From Wikipedia, the free encyclopedia
Translations of
sustained effort
(IAST: vīrya)
(MLCTS: wə rḭ ja̰)
Chinese勤(T) / 勤(S),
精進(T) / 精进(S)
(Rōmaji: shōjin)
(UNGEGN: thamôpôl)
Korean, 정진
(RR: geun, jeongjin)
(Wylie: brtson 'grus;
THL: tsöndrü
VietnameseTinh Tấn
Glossary of Buddhism

Vīrya (Sanskrit; Pali: viriya) is a Buddhist term commonly translated as "energy", "diligence", "enthusiasm", or "effort". It can be defined as an attitude of gladly engaging in wholesome activities, and it functions to cause one to accomplish wholesome or virtuous actions.


Vīrya literally means "state of a strong human" or "manliness."[1] In Vedic literature, the term is associated with heroism and virility.

In Buddhism, virya refers to a practitioner's "energy",[2][3][4] "persistence",[4][5] "persevering,"[6] "vigour", "effort", "diligence",[7][8] or "exertion", and is repeatedly identified as a necessary prerequisite for achieving liberation.

Mental factor[edit]

Within the Buddhist Abhidharma teachings, virya is identified as:

In this context, virya is defined as the attitude of gladly engaging in what is wholesome; its function is to cause one to accomplish wholesome actions.[7][8]

The Abhidharma-samuccaya states:

What is virya? It is the mind intent on being ever active, devoted, unshaken, not turning back and being indefatigable. It perfects and realizes what is conducive to the positive.[7]

In the context of the Mahayana Abhidharma, virya is commonly translated as diligence.[7]

Pali literature[edit]

In Buddhism's Pali literature, viriya is identified as critical component in each of the following sets of qualities conducive to Enlightenment (bodhi-pakkhiyā-dhammā):

It is also associated with "Right Effort" (sammā-vāyāma) of the Noble Eightfold Path (Pāli: aṭṭhaṅgiko maggo; Skt.: aṣṭāṅga mārga) and with the "Four Right Exertions" (samma-ppadhāna).

In the Kīṭāgiri Sutta (MN 70), the Buddha instructs his followers:

... For a faithful disciple who is intent on fathoming the Teacher's Dispensation, it is natural that he conduct himself thus: 'Willingly, let only my skin, sinews, and bones remain, and let the flesh and blood dry up on my body, but my energy [Pali: viriya] shall not be relaxed so long as I have not attained what can be attained by manly strength [purisa-tthāmena], manly energy [purisa-viriyena], and manly persistence [purisa-parakkamena]...."[2]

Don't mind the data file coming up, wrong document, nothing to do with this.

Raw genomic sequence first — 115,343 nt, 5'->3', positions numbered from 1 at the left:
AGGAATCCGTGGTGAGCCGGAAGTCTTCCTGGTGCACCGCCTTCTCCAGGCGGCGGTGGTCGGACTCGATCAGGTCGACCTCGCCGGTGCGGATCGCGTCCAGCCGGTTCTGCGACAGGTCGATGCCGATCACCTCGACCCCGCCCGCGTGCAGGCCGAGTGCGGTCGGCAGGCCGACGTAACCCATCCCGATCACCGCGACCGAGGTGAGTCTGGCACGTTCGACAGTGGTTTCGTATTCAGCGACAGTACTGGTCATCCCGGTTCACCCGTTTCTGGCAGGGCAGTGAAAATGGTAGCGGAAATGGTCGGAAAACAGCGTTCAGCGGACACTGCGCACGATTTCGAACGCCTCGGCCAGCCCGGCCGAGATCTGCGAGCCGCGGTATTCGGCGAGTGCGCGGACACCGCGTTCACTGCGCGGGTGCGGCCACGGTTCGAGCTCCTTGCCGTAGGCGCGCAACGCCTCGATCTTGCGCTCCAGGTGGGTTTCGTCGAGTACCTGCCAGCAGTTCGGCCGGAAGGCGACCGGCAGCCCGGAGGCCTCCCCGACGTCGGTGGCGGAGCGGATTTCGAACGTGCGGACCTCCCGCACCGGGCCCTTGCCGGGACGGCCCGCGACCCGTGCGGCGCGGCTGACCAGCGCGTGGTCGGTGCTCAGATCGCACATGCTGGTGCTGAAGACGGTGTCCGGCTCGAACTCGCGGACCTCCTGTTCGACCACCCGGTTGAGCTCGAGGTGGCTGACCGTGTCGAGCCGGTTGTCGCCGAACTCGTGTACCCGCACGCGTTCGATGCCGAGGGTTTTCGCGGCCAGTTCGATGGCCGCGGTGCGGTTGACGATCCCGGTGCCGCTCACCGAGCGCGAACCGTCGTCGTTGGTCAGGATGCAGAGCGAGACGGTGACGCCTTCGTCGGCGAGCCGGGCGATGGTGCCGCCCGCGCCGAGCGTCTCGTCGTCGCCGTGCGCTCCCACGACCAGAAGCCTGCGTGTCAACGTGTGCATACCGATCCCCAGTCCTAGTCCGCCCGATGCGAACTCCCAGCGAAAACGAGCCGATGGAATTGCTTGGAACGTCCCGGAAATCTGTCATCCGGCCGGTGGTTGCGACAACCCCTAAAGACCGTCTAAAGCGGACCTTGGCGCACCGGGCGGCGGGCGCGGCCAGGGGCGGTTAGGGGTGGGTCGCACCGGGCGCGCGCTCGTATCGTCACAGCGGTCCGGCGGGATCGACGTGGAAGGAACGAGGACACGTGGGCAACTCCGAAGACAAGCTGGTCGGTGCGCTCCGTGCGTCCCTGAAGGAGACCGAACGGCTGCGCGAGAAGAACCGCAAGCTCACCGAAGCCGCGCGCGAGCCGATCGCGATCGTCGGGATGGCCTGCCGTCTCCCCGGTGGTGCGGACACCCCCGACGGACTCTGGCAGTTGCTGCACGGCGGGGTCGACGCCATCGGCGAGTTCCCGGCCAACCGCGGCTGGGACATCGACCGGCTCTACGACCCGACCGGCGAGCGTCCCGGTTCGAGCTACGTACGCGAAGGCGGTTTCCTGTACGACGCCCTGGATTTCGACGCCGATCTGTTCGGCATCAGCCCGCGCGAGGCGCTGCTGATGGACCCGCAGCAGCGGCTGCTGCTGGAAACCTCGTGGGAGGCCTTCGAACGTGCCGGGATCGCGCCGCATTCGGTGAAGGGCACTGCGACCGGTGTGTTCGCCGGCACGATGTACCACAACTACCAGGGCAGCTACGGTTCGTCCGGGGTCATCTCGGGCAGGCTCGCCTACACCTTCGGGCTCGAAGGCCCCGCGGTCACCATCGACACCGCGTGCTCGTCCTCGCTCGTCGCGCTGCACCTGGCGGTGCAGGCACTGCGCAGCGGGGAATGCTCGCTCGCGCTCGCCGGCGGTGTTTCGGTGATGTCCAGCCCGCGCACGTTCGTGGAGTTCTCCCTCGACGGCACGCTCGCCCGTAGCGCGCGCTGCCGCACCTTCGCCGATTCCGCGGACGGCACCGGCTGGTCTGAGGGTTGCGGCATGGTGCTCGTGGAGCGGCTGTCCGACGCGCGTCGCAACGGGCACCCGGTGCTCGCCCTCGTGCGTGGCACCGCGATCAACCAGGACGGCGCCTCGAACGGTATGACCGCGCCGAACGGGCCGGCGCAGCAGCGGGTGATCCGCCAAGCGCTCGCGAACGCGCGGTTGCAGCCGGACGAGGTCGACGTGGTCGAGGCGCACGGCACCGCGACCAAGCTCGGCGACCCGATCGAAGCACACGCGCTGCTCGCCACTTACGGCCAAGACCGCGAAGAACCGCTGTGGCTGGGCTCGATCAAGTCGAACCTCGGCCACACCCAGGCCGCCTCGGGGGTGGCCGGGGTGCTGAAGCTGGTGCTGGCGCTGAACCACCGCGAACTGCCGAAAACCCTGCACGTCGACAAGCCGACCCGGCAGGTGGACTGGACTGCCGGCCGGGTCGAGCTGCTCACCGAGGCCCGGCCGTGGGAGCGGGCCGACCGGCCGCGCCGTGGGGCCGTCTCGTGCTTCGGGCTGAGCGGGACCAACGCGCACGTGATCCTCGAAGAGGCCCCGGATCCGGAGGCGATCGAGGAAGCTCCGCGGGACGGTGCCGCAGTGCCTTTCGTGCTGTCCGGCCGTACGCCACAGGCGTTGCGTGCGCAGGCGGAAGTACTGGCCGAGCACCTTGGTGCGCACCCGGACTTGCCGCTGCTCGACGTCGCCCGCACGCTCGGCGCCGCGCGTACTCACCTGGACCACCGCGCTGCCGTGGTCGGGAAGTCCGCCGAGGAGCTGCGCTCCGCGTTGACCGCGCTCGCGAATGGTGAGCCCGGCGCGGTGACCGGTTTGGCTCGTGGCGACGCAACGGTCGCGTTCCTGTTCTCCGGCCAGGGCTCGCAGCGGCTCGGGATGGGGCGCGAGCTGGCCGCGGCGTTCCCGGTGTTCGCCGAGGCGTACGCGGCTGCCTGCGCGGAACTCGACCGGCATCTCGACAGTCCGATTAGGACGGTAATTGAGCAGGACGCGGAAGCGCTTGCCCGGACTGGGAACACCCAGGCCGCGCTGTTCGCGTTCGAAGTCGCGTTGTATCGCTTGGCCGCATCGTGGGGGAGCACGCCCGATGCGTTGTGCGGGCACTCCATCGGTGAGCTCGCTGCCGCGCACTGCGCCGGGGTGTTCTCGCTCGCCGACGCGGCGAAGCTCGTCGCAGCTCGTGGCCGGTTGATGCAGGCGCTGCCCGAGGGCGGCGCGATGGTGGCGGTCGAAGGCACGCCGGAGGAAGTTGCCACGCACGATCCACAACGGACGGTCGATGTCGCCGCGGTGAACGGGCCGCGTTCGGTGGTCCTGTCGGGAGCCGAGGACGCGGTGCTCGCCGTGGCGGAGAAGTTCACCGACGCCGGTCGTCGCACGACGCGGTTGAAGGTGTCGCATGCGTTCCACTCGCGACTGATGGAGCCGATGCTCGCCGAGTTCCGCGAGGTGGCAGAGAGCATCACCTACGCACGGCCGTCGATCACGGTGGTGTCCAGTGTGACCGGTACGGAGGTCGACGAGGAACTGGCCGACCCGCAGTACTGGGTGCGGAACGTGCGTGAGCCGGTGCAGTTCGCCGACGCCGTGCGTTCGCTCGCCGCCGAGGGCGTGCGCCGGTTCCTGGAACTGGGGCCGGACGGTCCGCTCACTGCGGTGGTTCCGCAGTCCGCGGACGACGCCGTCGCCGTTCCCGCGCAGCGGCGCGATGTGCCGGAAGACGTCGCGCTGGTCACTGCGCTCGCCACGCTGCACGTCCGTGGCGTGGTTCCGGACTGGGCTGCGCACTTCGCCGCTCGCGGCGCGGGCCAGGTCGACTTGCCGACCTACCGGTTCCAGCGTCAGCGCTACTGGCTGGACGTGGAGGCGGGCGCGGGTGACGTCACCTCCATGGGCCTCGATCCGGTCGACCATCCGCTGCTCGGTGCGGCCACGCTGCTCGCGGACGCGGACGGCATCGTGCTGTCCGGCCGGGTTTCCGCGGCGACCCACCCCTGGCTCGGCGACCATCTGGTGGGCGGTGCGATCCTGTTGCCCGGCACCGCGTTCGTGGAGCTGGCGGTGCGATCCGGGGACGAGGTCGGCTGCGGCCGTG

Other characterizations[edit]

Viriya stands for strenuous and sustained effort to overcome unskillful ways (akusala dhamma), such as indulging in sensuality, ill will and harmfulness (see, e.g., ahiṃsā and nekkhamma).[citation needed]

Viriya can also be aroused by strong feelings of saṃvega and the practice of the charnel ground meditations as outlined in the Satipatthana sutta.

It stands for the right endeavour to attain dhyāna.[citation needed]

Vīrya can also signify courage and physical strength and was cultivated by Buddhist guardians including the Shaolin monks. It signifies strength of character and persistent effort for the well-being of others as well as the ability to defend the Triratna from attacks.[9]

In the absence of sustained effort in practicing meditation, craving creeps in and the meditator comes under its influence. Right effort (vīryabala) is thus required to overcome unskillful mental factors and deviation from dhyāna.[citation needed]

See also[edit]


  1. ^ See, e.g., which Monier Williams (1899), entry for "Vīryà," p. 1006: Defines vīryà in part as: "manliness, valour, strength, power, energy, RV &c. &c.; heroism/heroinism, heroic deed, ibid.; manly vigour, virility, semen virile, MBh.; Kāv. &c;...."
  2. ^ a b Ñāṇamoli & Bodhi (2001), "Kīṭāgiri Sutta" (MN 70), pp. 583–84.
  3. ^
    • "Meghiya Sutta: Meghiya". www.accesstoinsight.org. Translated by Ireland, John D. 1998. Retrieved 22 November 2022.
    • "Pade Sutta: In the Foot". www.accesstoinsight.org. Translated by Walshe, Maurice O'Connell. 2009. Retrieved 22 November 2022.
  4. ^ a b c See, e.g., Bullitt (2005), entry for "viriya," which defines this term as: "Persistence; energy. One of the ten perfections (paramis), the five faculties (bala; see bodhi-pakkhiya-dhamma), and the five strengths/dominant factors (indriya; see bodhi-pakkhiya-dhamma)". Retrieved 3 February 2011.
  5. ^ "Kitagiri Sutta: At Kitagiri". www.accesstoinsight.org. Translated by Thanissaro, Bhikkhu. 2005. Retrieved 22 November 2022.
  6. ^ "Gilana Sutta: Ill". www.accesstoinsight.org. Translated by Piyadassi, Thera. 1999. Retrieved 22 November 2022.
  7. ^ a b c d Guenther (1975), Kindle Locations 578–580.
  8. ^ a b Kunsang (2004), p. 25.
  9. ^ "Buddha Quotes". BrainyQuote. Retrieved 22 November 2022.